“The god in the river speaks to us in the language of small things.”
Caroline Oresteia is destined for the river. For generations, her family has been called by the river god, who has guided their wherries on countless voyages throughout the Riverlands. At seventeen, Caro has spent years listening to the water, ready to meet her fate. But the river god hasn’t spoken her name yet—and if he hasn’t by now, there’s a chance he never will.
Caro decides to take her future into her own hands when her father is arrested for refusing to transport a mysterious crate. By agreeing to deliver it in exchange for his release, Caro finds herself caught in a web of politics and lies, with dangerous pirates after the cargo—an arrogant courier with a secret—and without the river god to help her. With so much at stake, Caro must choose between the life she always wanted and the one she never could have imagined for herself.
From debut author Sarah Tolcser comes an immersive and romantic fantasy set along the waterways of a magical world with a headstrong heroine determined to make her mark.
TW: death (including family death), gun violence
This book was a joy.
I mean that wholeheartedly. I was enamored with every minute of it, from the moment I cracked open the book and found the lovely map, to when I first met headstrong, fierce, wonderful Caro, to sailing down the marshy, atmospheric river, to feeling the strong Greek influences on the story. This was a book match absolutely made in heaven, and I’m kicking myself for taking so long to getting around to reading it.
Easily my favorite thing was the plot. It felt so solidly crafted, and it meshed so well with the characters’ personalities. There is a highly political aspect of it, and yet I loved it all the same because it wasn’t court politics so much as out and about in the wide dangerous world politics. Too often, a book that has a facet rooted in political intrigue is the same court games that make it unclear who can be trusted, but Song of the Current very quickly revealed who was an ally and who was not (with a couple exceptions I’m sure will be fleshed out in Whisper of the Tide), and the plot was not about nervously seeking answers. It was about taking charge and pressing on. There was a goal, there were obstacles, and through all of it, the main characters fought tooth and nail to survive it.
It’s nice, reading a straightforward fantasy. It’s genuinely nice not to sit around being suspicious of every single character that enters the narrative because I know who the protagonists are, and I know I want them to succeed.
And ohhhh, did I want it. Caro was truly wonderful: rough around the edges and determined, for the most part sure of herself, and clever enough to make up for those moments when the doubt kicks in. She’s hardly perfect, but she is INTENSE, and I really liked her. Not to mention she played perfectly off of Markos, creating one of the few enemies to lovers relationships I adored. They never once tried to kill each other, which feels like it happens too often with the most popular enemies to lovers ships. Instead, they just hated each others guts until they didn’t, until Caro saw that Markos had some talents and positive traits of his own, and Markos saw that Caro was more than a rough and tumble simple wherryman’s daughter.
Also, the sheer amount of FAMILY in this story. Caro’s parents aren’t dead (cue me just jumping for joy because FINALLY), and they’re even involved in certain plot points in such a way that made me so happy. No parent would want their seventeen year old to go on a dangerous adventure, which is why parents don’t go with the kids in YA, but they were involved nonetheless, and in ways that worked extremely well with Caro’s situation. I never felt like they were too absent, nor did I feel like they were too overbearing. It was a delicate balance to strike, and it was struck really well!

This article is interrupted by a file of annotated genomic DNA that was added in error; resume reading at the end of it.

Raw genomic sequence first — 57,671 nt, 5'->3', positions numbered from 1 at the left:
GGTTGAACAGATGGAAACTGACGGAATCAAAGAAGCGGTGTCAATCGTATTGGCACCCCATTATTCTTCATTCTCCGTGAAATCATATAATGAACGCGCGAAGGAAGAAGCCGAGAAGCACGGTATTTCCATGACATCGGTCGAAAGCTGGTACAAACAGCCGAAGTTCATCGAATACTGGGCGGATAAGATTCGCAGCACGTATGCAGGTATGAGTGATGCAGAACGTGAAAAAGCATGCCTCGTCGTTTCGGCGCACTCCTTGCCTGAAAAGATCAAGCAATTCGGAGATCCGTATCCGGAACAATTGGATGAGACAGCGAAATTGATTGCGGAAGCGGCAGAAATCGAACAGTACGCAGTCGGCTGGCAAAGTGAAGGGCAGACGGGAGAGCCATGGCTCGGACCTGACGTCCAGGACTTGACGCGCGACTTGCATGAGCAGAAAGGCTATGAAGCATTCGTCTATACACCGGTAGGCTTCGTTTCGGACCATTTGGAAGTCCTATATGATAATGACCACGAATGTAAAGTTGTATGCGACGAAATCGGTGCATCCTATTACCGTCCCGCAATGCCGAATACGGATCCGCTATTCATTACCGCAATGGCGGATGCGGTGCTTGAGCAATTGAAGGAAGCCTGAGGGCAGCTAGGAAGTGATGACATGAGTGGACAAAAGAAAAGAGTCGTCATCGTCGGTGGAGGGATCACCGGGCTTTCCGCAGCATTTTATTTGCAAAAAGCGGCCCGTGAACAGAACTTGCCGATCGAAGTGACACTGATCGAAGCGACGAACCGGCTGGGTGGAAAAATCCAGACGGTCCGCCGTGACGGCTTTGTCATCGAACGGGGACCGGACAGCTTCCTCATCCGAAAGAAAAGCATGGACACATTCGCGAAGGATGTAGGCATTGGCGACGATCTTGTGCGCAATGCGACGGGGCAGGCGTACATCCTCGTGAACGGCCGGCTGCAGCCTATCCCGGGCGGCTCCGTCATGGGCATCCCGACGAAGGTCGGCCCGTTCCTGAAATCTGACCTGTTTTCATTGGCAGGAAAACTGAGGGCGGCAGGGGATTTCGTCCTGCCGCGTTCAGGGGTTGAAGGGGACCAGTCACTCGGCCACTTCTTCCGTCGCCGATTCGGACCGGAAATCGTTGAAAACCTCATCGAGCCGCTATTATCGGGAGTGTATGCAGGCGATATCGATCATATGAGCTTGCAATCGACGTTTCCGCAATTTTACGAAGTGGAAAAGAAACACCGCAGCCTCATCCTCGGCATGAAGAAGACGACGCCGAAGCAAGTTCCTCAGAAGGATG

There’s also the matter of Markos’s family, less positive within the plot, but phenomenally fleshed out. Everything about his family had a heartbreaking fullness and realness to it that I fell in love with, especially as someone who has younger siblings. Hand me a protective older sibling and I will adopt them and identify with them ASAP. That’s just how it works, folks.
And the atmosphere, oh my goodness. I could practically feel the river all around, the way it adds scent to the air and how the land around it grows and thrives in answer and the presence of the boats on the water and the lanterns in the night and UGH. It was incredibly atmospheric, and that was only improved by the confidence Caro had in sailing her wherry down the river. Honestly, all the sailing terms could have been made up and I wouldn’t know the difference, but it was delivered in such a way that I felt truly confident it was real and written as true to life as possible and everything. It just left me with such a satisfied feeling.
Possibly the only disappointment was that the plot twists were visible a mile away for me, but like I said, I thrived on the fact that this book was not a complicated tale of court intrigue and betrayal. It was fierce and straightforward and honest, and even if that meant the plot twists were readily visible, I can’t lower my rating because it works as a whole.
This is one of the few reads this year that has been a solid, true five stars, and I’m so eager to get my hands on Whisper of the Tide. It’s got a pretty cover, for starters, and I’m READY to see what Caro and Markos have gotten themselves into next. I’m invested and delighted and well and truly in love with this book in a way I’m not sure I have been with any particular series for a long time. If you haven’t read this book yet, I highly recommend that you hop to it, because it was well worth the time!
Think you’ll check Song of the Current out now? Already read it? Tell me what you think!